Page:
Posted by: mzbitca | January 31, 2010

Contrary to Popular belief: white people don’t always know best

Last week on Feministing they posted a bit of a letter urging responsibility when dealing with adoptions of Haitian orphans in light of the earthquake and all the ways this could be detrimental to the culture of Haiti and the right of these children to be raised by family or others familiar with her culture.

In a not completely shocking turn of events, the readers of feministing were shocked that anyone would not think the adoption of children of color by those of us in the United States was anything other than the “best thing that could happen to these children”.  There were screams about slave trade and how we should be protecting the kids by taking them from their home when they may have family still alive and place them with an individual who may or may not be supportive of their culture.  

Then this happened:

The orphanage where the children were later taken said at least some of the kids have living parents, who were apparently told that the children were going on an extended holiday from the post-quake misery.

The church group’s own mission statement said it planned to spend only hours in the devastated capital, quickly identifying children without immediate families and busing them to a rented hotel in the Dominican Republic without bothering to get permission from the Haitian government.

I’ve noticed this type of reaction before, it seems that people do not seem to want to realize that in any type of multi-cultural adoption like this there is always one individual with more power and it rarely is the child who’s fate is being determined by others. I am not saying that every adoption like this is wrong or hurts the child.  But to always assume money equals better is to do a disservice to the notion of culture and the importance of growing up where people look like you, talk like you, have the same history as you.  Something maybe your average individual from America may not think of because they have not truly been an outsider.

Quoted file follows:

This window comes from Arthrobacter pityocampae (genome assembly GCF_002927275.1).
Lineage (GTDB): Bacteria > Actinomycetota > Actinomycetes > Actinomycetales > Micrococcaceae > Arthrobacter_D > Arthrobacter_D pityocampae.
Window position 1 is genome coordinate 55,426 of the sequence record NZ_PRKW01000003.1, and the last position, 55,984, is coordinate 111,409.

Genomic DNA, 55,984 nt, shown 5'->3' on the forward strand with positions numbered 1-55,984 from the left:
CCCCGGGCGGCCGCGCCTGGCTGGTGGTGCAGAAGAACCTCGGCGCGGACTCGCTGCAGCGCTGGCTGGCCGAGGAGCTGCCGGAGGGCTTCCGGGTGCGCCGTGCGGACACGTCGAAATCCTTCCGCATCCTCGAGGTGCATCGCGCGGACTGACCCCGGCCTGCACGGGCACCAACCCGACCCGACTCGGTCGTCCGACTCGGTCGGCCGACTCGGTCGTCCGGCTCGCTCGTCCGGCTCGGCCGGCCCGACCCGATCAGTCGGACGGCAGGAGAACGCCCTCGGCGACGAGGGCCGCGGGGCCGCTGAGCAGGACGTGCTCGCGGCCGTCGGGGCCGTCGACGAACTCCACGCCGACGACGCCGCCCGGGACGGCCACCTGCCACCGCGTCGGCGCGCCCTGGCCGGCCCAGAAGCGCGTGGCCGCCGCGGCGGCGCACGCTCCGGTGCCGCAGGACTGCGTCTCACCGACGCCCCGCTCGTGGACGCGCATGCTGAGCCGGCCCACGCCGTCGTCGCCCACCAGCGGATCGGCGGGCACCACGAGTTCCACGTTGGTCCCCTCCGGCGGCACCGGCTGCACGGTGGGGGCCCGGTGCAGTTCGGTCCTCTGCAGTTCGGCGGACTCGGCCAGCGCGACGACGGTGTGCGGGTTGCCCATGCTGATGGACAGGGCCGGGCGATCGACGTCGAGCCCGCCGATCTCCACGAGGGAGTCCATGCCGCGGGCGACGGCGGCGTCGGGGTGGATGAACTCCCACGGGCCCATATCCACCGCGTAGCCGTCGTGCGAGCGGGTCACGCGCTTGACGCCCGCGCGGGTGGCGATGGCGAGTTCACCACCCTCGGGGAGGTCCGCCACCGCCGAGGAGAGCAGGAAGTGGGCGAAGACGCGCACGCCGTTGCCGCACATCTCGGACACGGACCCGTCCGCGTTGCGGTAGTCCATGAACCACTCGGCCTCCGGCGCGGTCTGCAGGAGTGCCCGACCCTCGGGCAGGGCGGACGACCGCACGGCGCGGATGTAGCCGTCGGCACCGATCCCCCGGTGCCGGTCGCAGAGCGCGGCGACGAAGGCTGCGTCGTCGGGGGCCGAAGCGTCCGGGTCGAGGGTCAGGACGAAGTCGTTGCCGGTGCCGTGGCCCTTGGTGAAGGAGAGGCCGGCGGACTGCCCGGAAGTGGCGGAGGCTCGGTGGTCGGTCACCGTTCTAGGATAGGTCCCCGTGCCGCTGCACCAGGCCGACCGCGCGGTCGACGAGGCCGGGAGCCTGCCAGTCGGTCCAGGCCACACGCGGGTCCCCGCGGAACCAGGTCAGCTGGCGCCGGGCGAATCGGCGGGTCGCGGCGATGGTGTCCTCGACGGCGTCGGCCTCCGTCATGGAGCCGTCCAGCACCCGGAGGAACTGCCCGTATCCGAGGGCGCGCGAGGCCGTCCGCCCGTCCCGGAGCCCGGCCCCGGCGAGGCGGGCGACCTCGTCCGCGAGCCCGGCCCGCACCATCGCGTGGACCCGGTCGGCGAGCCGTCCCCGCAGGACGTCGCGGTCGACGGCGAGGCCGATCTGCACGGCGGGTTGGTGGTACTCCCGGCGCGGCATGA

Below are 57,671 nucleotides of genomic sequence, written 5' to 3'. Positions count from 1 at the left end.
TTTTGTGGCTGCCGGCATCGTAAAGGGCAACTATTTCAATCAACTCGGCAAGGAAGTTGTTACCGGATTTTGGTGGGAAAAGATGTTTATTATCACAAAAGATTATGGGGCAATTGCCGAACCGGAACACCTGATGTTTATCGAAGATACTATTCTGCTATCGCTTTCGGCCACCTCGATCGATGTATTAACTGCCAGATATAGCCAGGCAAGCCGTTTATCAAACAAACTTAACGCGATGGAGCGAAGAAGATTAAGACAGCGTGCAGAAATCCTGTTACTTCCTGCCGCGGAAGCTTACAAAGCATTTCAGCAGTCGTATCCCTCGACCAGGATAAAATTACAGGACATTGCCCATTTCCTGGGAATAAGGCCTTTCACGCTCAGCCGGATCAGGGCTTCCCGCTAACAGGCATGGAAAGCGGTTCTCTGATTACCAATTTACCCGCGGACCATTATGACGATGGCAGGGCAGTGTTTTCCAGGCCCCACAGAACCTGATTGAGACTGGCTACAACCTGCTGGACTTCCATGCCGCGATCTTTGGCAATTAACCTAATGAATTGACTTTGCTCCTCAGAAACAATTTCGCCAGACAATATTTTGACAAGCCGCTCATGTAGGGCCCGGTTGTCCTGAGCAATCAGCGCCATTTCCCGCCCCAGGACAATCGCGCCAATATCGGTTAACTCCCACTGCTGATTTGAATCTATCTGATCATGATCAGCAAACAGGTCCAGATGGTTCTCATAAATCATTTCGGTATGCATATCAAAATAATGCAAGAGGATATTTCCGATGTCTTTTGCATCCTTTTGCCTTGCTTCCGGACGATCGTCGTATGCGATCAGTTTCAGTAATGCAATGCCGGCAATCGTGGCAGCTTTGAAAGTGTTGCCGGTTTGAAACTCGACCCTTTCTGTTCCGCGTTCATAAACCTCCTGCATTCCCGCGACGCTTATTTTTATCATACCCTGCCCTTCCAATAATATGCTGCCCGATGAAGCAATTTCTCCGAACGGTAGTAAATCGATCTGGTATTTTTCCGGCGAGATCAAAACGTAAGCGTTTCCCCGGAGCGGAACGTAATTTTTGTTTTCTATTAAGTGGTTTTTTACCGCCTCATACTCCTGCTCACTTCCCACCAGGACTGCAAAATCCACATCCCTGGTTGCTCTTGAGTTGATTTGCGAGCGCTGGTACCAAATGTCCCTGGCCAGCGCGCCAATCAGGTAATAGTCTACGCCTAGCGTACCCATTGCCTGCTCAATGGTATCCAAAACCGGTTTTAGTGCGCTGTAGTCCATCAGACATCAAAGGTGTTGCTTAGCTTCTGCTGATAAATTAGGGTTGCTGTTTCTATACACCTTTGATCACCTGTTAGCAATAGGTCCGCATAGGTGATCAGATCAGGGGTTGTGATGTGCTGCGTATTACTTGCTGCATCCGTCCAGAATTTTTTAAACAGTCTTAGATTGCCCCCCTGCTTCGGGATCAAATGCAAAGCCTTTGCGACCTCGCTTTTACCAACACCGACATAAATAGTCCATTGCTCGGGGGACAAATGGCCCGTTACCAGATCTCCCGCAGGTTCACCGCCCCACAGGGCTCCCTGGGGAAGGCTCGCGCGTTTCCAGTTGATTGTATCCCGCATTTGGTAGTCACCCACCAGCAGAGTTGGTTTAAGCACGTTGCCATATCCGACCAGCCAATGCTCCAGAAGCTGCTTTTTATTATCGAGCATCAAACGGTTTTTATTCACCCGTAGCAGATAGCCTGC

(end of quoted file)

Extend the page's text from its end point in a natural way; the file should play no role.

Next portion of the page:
There is this underlying argument which is: They have such a hard life, their parents can’t care for them etc etc etc.  Guess what, we have families like that right  here in America, you refer to them as Wefare babies, Welfare Queens and complain that they get unfair advantages because of affirmative action and certain types of scholarships.  If we truly wanted to help we should be helping build up Haiti in hopes that with a stronger infrastructure parents wouldn’t feel they had to give up their children to give them a good life.

Instead statements about having “good intentions” are thrown around as though because you have enough money to buy a child and can guarantee that it will be fed and kept healthy you have the right to absolve yourself of any true knowledge about colonialism or even just the types of shody adoption practices that consistently take place when doing any type of adoption across country.



  1. I just wrote about the same thing! And I have the same concerns.

    A middle-class American childhood is NOT categorically better than a childhood in a poorer country.

    White, middle-class American parents are NOT categorically better parents than brown or black poor parents.

    Real solidarity with Haiti and Haitian families would encompass just a little more than simply siphoning off their children for a “better” childhood in America. ‘Cause that’s more like the opposite of “help”.

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